Trying really hard to, I suppose, work out where to best put my energies in terms of helping mitigate the climate emergency. So I’m trying to do some more local work, I would say, trying to do things like set up a seed library, because let’s face it, if we have food shortages in this country and everyone decides to grow their own. I think Covid showed that seeds is the first bit where we all fall down because we can’t get hold of any. So I want to help start up a local seed library. I am doing more writing so need to get on with that.

Liz – Is that for a new book?

Pippa – Yes, yeah, that’s for a new book which I’m very excited about. So it’s going to be more design-based rather than just talking about forest gardening.

Liz – Do we think that’s going to come out this year or next year?

Pippa – Good question. It depends on, yes, how it goes with some of the other work that I’ve got on at the moment. I’m hoping this year, but we will see. Yeah.

Liz – So if it is this year, will you come back and talk to me in depth?

Pippa – Oh, yes, definitely. I would love to. Yes, I would love for it to be this year. But yeah, as always, I’m trying to juggle about 100 things at once. I have made a good start and I’m progressing. But yeah, I do have a tendency to sort of do a chunk of work and then something else will get in the way and then I’ll have a couple of months of doing nothing. I think because I do it alongside my other business work, it’s not like I sit down and have a day a week where I do writing or a couple of solid months where I do writing. I don’t have that luxury, unfortunately. We’ll see how that goes. But that’s quite exciting. I’m really enjoying working on that.

And I have another exciting project I’m working on, but I can’t tell anyone about what it is yet because it is a top secret project. But it’s a very exciting forest garden project, which I will be able to talk about in spring 2025. So maybe I’ll come back then and talk to you about that.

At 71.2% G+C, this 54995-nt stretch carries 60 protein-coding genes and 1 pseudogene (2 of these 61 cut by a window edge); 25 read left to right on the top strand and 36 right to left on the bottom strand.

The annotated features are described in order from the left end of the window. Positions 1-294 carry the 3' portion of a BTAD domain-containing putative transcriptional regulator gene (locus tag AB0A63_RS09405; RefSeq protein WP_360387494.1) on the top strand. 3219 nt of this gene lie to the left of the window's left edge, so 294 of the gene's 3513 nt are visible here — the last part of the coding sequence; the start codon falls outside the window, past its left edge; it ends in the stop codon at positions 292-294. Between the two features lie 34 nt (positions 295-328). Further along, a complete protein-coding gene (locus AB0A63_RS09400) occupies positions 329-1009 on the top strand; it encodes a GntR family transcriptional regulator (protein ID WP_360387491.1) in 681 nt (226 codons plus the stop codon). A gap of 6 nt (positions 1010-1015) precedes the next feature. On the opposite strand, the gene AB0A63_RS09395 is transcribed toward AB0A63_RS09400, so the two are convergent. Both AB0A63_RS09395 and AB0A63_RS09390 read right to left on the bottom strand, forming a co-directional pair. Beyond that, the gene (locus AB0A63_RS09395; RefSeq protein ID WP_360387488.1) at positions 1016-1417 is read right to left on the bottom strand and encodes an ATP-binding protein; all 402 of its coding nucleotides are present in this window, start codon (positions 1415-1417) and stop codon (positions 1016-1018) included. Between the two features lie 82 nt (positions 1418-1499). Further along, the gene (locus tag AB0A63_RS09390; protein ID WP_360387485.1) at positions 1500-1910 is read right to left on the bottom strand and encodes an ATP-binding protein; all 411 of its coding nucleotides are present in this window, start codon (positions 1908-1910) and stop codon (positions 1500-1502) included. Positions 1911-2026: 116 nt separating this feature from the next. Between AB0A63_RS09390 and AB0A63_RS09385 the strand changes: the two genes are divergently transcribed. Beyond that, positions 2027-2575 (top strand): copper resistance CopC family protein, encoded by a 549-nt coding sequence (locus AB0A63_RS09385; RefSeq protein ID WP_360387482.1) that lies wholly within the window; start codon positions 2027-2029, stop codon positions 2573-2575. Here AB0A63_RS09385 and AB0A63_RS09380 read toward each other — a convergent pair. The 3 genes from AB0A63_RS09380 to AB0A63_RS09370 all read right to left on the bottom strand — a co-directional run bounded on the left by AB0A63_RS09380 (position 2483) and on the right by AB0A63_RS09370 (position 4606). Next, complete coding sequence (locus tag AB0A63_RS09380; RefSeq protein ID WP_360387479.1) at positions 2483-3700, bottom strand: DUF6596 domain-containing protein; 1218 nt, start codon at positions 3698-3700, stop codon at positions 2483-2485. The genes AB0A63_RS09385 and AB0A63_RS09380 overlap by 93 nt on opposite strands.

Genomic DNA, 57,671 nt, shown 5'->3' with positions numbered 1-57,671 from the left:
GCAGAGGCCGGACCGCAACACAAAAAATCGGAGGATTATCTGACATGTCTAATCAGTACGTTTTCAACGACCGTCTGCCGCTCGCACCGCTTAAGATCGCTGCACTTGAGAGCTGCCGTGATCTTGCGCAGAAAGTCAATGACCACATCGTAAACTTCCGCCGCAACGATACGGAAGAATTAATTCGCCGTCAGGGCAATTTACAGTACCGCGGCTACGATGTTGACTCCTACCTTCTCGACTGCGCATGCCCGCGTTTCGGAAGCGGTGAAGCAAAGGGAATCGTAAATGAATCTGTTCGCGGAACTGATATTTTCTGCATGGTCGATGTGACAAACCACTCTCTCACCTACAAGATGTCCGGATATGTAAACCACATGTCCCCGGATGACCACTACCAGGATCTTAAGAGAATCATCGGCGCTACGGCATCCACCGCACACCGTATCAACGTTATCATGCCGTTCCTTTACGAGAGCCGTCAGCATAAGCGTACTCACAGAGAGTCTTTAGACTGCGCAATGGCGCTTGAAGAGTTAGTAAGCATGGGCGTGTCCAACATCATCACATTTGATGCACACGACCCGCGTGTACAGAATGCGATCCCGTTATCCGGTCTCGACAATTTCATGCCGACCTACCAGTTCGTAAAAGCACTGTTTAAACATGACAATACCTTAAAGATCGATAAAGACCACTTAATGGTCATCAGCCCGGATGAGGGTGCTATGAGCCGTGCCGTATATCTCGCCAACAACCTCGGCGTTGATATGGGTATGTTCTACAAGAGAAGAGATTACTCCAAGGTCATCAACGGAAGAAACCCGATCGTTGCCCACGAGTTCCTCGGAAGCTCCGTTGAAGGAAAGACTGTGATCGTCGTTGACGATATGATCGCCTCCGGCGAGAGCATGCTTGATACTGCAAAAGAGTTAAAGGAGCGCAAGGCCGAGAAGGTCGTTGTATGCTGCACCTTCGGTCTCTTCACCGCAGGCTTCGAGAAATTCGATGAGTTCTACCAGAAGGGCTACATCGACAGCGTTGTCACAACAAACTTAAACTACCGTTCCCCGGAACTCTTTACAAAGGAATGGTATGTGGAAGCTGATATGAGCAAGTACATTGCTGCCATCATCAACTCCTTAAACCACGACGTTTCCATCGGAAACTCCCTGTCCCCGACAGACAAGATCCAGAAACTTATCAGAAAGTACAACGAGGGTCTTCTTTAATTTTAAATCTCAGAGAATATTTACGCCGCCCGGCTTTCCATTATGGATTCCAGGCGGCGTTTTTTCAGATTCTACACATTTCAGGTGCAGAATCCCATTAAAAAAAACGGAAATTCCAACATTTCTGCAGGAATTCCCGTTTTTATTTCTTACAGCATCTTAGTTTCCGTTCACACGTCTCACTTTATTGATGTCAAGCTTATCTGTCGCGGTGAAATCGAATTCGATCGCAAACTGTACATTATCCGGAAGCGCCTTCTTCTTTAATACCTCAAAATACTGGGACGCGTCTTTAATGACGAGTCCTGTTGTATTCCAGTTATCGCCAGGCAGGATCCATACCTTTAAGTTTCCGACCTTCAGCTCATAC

I looking forward to hearing about that. Oh, that’d be amazing to hear more about that. Okay, so Pippa, we are going to run out of time before too long. So would you like to tell everybody where they can find out more about you, where they can find you online and all of that sort of thing?

Yes, so we have our website,, that is mostly our sort of consultation design side of the business on there. I, but I do post quite actively on Instagram as Pippa Chapman underscore thoseplantpeople. And I do a bit on Facebook as well as Pippa Chapman, but mostly I’d say mostly I’m posting on Instagram.

And we do have a YouTube channel, but you may have noticed we haven’t put anything new on there in a while. That’s been one of the things that I’ve actually, I’ve videoed more content for, and I just haven’t had time to edit it together. So that’s been a bit frustrating. Yeah, it does. Time that I don’t have at the moment. So there are quite a few videos on there around forest gardening and ramial wood chip and perennial kales and things like that. And a few on tomato breeding, if you want to get nerdy about tomato breeding.

But yeah, I’m hoping to do a new set of a series of videos about our new garden, really, and how we’ve developed it, how we’ve designed it using the permaculture design process and the different elements within it. But yes, I haven’t got around to that yet, unfortunately.

They’ll come. They’ll come. I’ll make sure that I leave links to your website and to YouTube and to Instagram and Facebook in show notes. And all I can say is, Pippa, thank you so, so much for joining me.

No, it’s been lovely. It’s been really nice. Thank you for inviting me. No, it’s been lovely. It’s been really nice. Thank you for inviting me.